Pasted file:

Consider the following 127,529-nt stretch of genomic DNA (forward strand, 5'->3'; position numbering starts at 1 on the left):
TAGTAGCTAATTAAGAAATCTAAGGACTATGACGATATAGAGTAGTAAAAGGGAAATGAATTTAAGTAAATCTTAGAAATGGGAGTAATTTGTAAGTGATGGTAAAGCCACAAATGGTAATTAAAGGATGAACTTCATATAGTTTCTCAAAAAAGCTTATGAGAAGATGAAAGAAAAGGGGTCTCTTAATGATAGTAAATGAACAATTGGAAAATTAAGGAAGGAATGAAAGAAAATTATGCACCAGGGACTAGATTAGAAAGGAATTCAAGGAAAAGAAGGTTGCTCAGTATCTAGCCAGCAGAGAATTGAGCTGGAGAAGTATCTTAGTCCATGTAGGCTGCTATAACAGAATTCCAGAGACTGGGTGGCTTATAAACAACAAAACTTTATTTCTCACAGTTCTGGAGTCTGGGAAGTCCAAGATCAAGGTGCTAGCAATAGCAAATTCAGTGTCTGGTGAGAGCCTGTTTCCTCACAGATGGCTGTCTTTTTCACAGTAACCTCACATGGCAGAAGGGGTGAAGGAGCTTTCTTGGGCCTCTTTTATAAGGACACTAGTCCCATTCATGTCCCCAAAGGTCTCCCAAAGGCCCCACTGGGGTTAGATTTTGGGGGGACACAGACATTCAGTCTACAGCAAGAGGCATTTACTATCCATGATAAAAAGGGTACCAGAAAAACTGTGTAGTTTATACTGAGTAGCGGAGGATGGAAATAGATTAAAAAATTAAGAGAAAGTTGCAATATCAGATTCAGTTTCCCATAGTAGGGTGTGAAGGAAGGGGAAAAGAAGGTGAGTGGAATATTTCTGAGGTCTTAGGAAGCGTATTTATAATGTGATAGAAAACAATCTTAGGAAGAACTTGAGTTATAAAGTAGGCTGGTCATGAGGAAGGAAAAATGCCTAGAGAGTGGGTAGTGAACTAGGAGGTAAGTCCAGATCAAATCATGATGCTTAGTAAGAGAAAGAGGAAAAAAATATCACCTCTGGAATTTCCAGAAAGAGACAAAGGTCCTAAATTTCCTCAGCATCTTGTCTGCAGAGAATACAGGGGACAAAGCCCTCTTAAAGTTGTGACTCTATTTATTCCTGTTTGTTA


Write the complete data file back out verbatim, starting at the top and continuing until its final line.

Consider the following 127,529-nt stretch of genomic DNA (forward strand, 5'->3'; position numbering starts at 1 on the left):
TAGTAGCTAATTAAGAAATCTAAGGACTATGACGATATAGAGTAGTAAAAGGGAAATGAATTTAAGTAAATCTTAGAAATGGGAGTAATTTGTAAGTGATGGTAAAGCCACAAATGGTAATTAAAGGATGAACTTCATATAGTTTCTCAAAAAAGCTTATGAGAAGATGAAAGAAAAGGGGTCTCTTAATGATAGTAAATGAACAATTGGAAAATTAAGGAAGGAATGAAAGAAAATTATGCACCAGGGACTAGATTAGAAAGGAATTCAAGGAAAAGAAGGTTGCTCAGTATCTAGCCAGCAGAGAATTGAGCTGGAGAAGTATCTTAGTCCATGTAGGCTGCTATAACAGAATTCCAGAGACTGGGTGGCTTATAAACAACAAAACTTTATTTCTCACAGTTCTGGAGTCTGGGAAGTCCAAGATCAAGGTGCTAGCAATAGCAAATTCAGTGTCTGGTGAGAGCCTGTTTCCTCACAGATGGCTGTCTTTTTCACAGTAACCTCACATGGCAGAAGGGGTGAAGGAGCTTTCTTGGGCCTCTTTTATAAGGACACTAGTCCCATTCATGTCCCCAAAGGTCTCCCAAAGGCCCCACTGGGGTTAGATTTTGGGGGGACACAGACATTCAGTCTACAGCAAGAGGCATTTACTATCCATGATAAAAAGGGTACCAGAAAAACTGTGTAGTTTATACTGAGTAGCGGAGGATGGAAATAGATTAAAAAATTAAGAGAAAGTTGCAATATCAGATTCAGTTTCCCATAGTAGGGTGTGAAGGAAGGGGAAAAGAAGGTGAGTGGAATATTTCTGAGGTCTTAGGAAGCGTATTTATAATGTGATAGAAAACAATCTTAGGAAGAACTTGAGTTATAAAGTAGGCTGGTCATGAGGAAGGAAAAATGCCTAGAGAGTGGGTAGTGAACTAGGAGGTAAGTCCAGATCAAATCATGATGCTTAGTAAGAGAAAGAGGAAAAAAATATCACCTCTGGAATTTCCAGAAAGAGACAAAGGTCCTAAATTTCCTCAGCATCTTGTCTGCAGAGAATACAGGGGACAAAGCCCTCTTAAAGTTGTGACTCTATTTATTCCTGTTTGTTA